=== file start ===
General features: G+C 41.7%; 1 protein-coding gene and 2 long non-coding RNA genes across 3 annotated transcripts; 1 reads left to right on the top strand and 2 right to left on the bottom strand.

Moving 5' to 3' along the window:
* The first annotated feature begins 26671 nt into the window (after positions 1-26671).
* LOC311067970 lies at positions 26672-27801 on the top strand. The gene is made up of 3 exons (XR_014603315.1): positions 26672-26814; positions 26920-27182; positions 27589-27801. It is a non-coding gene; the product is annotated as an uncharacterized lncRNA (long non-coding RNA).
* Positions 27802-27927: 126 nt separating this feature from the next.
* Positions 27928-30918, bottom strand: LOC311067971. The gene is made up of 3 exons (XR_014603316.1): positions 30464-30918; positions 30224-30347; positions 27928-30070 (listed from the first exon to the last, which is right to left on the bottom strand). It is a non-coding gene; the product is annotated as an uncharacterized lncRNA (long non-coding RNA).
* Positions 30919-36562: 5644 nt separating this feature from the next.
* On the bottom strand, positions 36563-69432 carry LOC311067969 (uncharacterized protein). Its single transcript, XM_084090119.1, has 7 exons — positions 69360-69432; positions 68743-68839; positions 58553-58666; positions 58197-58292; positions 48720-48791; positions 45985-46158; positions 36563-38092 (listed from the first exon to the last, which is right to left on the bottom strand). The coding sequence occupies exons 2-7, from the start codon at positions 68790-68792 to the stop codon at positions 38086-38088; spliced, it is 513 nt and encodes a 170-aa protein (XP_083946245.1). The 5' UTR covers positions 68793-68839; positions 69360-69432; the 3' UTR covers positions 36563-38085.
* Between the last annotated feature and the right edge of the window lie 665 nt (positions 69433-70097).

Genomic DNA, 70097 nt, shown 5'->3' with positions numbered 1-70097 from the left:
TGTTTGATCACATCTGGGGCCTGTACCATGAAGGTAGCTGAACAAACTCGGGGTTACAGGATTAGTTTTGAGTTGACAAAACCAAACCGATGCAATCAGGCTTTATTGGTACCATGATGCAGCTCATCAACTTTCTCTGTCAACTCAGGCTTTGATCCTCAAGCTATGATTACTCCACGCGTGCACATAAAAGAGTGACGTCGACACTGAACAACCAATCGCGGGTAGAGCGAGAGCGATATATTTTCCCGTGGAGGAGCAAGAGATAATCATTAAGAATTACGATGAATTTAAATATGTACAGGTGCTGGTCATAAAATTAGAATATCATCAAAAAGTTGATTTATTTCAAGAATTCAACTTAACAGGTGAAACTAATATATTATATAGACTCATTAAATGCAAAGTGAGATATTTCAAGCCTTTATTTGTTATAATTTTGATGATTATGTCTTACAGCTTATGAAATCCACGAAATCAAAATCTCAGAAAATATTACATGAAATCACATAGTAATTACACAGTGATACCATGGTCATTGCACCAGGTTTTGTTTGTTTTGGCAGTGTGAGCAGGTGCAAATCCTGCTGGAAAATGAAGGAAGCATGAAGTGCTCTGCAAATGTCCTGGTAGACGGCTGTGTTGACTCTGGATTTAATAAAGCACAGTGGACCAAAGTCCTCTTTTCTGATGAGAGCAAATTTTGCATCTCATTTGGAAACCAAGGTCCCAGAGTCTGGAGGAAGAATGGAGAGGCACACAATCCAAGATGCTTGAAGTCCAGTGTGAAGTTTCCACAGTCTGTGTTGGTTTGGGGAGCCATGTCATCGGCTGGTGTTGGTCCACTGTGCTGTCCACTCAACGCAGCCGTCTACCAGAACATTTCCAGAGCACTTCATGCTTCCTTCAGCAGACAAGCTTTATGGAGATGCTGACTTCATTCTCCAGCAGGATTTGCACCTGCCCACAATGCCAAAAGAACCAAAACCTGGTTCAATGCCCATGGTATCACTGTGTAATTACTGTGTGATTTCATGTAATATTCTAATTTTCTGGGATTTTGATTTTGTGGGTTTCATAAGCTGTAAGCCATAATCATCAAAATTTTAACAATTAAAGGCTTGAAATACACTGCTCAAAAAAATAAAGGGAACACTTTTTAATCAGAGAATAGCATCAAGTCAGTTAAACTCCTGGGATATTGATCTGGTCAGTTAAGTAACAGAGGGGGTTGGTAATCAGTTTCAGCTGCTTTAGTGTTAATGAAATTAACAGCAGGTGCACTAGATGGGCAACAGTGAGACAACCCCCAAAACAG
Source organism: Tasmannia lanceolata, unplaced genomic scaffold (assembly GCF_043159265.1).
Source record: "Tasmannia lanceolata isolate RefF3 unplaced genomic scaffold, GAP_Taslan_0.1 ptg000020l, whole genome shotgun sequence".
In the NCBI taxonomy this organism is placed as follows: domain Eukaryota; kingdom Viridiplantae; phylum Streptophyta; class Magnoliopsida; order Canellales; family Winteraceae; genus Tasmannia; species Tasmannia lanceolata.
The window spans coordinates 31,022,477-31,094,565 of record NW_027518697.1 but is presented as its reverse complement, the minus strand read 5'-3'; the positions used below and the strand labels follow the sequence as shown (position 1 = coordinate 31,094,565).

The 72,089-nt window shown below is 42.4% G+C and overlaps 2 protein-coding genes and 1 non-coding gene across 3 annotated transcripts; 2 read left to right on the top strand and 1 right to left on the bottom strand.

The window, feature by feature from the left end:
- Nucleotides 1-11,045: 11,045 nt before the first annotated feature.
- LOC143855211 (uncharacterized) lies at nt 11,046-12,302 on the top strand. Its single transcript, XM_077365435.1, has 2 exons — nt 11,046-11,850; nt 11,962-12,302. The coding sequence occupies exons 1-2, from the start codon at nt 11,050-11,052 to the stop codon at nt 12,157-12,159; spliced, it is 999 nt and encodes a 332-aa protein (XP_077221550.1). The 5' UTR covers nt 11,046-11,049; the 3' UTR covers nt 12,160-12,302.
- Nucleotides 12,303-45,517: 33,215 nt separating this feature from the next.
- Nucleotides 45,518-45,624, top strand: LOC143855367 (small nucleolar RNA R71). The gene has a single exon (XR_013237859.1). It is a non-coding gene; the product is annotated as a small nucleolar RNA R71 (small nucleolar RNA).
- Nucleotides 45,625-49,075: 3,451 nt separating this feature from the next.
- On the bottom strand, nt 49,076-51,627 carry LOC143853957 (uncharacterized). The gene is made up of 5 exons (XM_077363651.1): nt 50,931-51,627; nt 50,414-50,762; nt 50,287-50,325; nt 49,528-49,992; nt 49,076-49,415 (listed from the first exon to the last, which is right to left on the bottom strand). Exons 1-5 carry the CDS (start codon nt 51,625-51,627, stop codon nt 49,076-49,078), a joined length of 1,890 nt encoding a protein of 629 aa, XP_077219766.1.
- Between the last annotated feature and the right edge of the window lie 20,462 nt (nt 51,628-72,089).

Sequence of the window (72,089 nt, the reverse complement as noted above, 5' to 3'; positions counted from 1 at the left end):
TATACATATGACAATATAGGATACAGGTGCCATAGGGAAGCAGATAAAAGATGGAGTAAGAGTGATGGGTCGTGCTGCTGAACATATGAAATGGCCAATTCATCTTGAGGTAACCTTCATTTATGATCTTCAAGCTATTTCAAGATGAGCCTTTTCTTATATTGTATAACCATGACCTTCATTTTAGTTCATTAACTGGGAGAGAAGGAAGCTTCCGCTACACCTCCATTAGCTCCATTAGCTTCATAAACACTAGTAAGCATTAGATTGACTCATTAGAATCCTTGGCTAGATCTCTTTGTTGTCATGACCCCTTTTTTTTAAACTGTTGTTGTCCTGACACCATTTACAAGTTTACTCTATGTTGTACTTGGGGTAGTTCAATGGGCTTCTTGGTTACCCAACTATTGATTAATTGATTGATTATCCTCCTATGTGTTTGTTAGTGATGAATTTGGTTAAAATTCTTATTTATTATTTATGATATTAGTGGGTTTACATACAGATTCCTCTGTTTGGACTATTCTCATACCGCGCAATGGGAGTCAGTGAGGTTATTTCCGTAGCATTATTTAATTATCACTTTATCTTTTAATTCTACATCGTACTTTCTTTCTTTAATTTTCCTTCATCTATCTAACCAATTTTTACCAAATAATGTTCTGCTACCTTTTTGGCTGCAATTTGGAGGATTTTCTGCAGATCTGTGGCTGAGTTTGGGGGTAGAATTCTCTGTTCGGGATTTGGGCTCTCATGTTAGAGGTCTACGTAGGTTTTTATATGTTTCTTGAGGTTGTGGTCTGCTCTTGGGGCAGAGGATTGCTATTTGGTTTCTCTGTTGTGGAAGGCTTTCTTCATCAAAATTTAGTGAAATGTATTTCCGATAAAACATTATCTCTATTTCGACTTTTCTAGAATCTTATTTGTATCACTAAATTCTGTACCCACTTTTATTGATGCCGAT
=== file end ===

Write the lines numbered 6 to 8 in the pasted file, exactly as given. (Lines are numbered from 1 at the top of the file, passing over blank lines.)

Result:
* Positions 27928-30918, bottom strand: LOC311067971. The gene is made up of 3 exons (XR_014603316.1): positions 30464-30918; positions 30224-30347; positions 27928-30070 (listed from the first exon to the last, which is right to left on the bottom strand). It is a non-coding gene; the product is annotated as an uncharacterized lncRNA (long non-coding RNA).
* Positions 30919-36562: 5644 nt separating this feature from the next.
* On the bottom strand, positions 36563-69432 carry LOC311067969 (uncharacterized protein). Its single transcript, XM_084090119.1, has 7 exons — positions 69360-69432; positions 68743-68839; positions 58553-58666; positions 58197-58292; positions 48720-48791; positions 45985-46158; positions 36563-38092 (listed from the first exon to the last, which is right to left on the bottom strand). The coding sequence occupies exons 2-7, from the start codon at positions 68790-68792 to the stop codon at positions 38086-38088; spliced, it is 513 nt and encodes a 170-aa protein (XP_083946245.1). The 5' UTR covers positions 68793-68839; positions 69360-69432; the 3' UTR covers positions 36563-38085.